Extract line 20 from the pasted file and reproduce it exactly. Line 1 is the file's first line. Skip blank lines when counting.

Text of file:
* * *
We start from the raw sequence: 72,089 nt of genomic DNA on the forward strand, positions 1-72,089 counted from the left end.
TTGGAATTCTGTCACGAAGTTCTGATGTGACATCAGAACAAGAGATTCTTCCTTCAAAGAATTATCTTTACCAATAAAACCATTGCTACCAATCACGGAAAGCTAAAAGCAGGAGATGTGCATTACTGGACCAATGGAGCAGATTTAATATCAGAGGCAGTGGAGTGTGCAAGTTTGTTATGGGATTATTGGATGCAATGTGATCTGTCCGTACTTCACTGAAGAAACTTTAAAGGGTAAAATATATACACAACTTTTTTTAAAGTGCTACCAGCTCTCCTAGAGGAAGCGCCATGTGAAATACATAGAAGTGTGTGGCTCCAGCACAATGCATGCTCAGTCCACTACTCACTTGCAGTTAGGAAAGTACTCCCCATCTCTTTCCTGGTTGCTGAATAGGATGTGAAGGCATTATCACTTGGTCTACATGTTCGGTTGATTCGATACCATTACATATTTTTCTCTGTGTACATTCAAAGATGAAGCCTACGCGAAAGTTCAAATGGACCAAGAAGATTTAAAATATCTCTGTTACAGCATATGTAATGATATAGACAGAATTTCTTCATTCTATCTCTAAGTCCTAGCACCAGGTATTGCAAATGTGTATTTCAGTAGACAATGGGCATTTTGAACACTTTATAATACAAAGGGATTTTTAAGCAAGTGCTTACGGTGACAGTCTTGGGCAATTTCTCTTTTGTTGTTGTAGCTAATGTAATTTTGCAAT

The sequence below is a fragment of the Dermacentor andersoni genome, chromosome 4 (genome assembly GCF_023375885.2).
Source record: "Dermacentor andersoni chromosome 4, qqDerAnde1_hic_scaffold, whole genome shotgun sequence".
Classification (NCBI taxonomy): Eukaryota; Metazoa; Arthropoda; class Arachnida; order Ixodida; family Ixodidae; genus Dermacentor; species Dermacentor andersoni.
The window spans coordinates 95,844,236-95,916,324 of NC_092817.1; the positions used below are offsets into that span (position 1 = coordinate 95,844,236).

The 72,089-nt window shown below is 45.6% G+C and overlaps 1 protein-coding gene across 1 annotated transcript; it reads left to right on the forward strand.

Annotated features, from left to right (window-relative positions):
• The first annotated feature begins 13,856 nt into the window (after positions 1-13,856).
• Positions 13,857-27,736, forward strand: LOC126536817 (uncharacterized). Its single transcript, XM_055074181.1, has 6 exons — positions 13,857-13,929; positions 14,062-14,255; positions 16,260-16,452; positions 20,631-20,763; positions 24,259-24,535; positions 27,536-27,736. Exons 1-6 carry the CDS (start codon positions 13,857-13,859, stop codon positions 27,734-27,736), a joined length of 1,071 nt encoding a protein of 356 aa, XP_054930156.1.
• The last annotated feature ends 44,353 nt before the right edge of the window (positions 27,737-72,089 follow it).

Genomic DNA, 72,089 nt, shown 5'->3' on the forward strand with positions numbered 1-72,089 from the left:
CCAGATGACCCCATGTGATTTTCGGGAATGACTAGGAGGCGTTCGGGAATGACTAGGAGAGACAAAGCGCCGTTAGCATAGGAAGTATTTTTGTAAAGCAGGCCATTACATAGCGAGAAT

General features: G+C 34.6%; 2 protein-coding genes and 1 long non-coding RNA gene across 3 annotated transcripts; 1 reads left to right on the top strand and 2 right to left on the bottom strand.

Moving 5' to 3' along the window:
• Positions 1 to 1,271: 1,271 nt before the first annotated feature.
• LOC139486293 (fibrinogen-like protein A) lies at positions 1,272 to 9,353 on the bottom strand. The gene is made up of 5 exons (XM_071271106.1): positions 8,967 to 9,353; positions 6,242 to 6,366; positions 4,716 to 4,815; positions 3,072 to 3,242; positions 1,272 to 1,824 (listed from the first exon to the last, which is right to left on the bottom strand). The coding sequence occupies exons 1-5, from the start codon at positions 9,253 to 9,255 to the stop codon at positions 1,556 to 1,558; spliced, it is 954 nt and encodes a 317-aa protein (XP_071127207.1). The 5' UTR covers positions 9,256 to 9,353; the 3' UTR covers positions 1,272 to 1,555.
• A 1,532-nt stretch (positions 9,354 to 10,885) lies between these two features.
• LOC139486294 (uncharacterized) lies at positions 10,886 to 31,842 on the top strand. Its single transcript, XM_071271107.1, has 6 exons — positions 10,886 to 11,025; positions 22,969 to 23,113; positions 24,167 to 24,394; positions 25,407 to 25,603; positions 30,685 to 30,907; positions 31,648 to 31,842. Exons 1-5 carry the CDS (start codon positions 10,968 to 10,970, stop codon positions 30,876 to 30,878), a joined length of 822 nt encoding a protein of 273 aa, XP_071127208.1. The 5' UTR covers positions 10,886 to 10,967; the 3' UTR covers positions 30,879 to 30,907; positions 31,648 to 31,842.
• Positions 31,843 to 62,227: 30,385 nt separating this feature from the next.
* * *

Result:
• Positions 31,843 to 62,227: 30,385 nt separating this feature from the next.